Murray's boss comes in and says, "Murray. You have to go to the Copa and tell Ms. Valente that she's in America now and she has to shave under her arms." Murray says, "I can't do that!" He says, "Murray, if you don't do it then you are no longer with William Morris!" So he goes down there and goes into the dressing room. She's fixing her make-up and you can see the hair under her arms. He goes to Jules Podell, "Please Mr. Podell. I can't tell her to shave. I just can't." "Kid, you do it or I'll see to it you're no longer with William Morris." He said, "Then I'm no longer with William Morris. I just can't do it." Podell says, "Screw you, you coward! I'll do it!" So Podell goes into the dressing room, "Ms. Valente!" "Yes, Mr. Podell?" "Tonight! You... you... you wear a sweater!"


Kliph Nesteroff: (laughs)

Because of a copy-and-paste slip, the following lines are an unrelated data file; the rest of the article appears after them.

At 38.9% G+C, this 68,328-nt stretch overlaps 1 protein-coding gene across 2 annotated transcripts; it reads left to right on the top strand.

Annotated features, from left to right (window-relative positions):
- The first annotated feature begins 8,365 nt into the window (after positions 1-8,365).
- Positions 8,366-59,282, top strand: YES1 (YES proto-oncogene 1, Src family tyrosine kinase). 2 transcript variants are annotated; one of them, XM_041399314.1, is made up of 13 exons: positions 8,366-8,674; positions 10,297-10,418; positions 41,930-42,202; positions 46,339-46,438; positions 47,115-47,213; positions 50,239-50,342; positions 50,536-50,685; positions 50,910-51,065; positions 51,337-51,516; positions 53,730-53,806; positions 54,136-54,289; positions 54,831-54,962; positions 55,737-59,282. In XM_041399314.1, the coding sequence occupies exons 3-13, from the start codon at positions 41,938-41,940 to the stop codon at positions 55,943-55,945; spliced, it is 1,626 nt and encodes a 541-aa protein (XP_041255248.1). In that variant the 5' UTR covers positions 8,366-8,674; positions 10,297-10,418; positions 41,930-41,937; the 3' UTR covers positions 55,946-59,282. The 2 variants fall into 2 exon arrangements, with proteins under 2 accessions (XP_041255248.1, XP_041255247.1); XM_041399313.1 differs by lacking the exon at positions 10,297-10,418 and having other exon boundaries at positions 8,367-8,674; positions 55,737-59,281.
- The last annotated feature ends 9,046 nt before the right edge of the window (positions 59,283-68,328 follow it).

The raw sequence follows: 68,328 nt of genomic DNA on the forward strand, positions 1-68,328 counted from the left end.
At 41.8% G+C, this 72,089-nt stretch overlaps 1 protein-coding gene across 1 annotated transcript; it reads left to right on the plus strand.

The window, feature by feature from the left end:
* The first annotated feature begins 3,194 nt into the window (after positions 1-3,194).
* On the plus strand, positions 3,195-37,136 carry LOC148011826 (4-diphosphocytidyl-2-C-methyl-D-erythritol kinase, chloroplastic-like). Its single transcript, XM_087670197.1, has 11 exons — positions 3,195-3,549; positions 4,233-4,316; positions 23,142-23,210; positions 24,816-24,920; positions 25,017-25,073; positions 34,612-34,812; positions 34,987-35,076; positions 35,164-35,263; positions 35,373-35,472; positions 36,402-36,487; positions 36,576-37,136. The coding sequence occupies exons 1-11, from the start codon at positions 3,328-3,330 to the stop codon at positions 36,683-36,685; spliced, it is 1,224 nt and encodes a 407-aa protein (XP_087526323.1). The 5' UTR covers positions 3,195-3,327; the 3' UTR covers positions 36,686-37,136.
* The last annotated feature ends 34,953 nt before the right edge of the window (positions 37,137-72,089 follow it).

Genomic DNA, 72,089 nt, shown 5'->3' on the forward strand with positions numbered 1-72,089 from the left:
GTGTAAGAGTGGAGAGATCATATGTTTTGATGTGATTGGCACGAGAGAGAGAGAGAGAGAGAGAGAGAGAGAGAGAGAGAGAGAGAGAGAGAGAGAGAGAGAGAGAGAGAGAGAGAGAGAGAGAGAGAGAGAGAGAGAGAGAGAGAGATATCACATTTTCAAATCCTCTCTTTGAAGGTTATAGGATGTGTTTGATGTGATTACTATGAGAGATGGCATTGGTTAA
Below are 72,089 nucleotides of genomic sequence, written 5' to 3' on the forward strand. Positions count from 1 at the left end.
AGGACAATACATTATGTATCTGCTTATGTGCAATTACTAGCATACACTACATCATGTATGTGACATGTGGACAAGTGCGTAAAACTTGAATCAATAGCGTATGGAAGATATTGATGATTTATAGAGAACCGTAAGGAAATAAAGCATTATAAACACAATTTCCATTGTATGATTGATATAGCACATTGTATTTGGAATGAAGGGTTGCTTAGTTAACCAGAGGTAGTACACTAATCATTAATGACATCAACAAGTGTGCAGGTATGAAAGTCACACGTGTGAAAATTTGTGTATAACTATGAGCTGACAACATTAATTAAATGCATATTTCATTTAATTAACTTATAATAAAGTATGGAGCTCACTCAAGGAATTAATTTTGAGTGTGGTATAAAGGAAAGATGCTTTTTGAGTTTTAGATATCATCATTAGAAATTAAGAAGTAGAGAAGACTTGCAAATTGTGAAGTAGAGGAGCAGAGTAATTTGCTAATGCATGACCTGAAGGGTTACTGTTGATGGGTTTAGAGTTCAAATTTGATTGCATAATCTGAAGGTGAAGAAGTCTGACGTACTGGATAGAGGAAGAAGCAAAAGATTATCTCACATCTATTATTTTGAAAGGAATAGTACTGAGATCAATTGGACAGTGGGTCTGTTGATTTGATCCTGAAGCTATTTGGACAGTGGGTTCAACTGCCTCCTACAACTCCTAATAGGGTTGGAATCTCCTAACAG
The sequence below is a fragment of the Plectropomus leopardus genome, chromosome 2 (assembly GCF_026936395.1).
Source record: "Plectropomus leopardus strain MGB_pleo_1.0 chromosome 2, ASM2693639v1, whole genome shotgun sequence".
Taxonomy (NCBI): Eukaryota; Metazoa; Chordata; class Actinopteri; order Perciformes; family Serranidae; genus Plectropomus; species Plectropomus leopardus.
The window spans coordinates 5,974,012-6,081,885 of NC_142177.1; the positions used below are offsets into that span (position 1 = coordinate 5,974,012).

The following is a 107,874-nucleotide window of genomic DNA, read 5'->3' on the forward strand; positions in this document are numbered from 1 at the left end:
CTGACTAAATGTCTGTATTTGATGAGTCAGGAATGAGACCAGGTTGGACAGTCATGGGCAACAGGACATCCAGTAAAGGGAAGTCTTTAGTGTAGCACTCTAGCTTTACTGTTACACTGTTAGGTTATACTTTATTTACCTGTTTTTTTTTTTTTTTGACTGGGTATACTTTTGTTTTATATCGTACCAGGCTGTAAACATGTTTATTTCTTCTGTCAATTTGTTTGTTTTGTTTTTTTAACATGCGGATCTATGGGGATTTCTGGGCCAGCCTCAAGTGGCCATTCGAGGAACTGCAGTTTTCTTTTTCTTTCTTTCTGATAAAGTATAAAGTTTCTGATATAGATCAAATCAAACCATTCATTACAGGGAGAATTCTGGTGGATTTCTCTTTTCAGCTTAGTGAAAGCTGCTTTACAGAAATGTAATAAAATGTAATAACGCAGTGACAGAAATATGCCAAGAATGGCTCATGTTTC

John Barbour: (laughs) Anyway, I had really been looking forward to working the Copacabana, but because of the Morris office taking offense at one of my jokes I never got to play it.

Kliph Nesteroff: You played Las Vegas - The Fremont, with John Gary.

John Barbour: Yes I was John Gary's opening act. In 1969 I was Bobby Darin's opening act at the Landmark. He was recovering from a long depression after the assassination of Bobby Kennedy. That's when he wrote If I Were a Carpenter. He wanted to wear jeans onstage and the hoods resented that. They made him wear a tuxedo. Working Vegas in those days was an absolute joy.


Kliph Nesteroff: We talked about your minor feud with Johnny Carson. At one point when you had your own commentary show with Metromedia you were called out in the Los Angeles Free Press by the great writer Harlan Ellison. He was calling you "a poor man's Joe Pyne."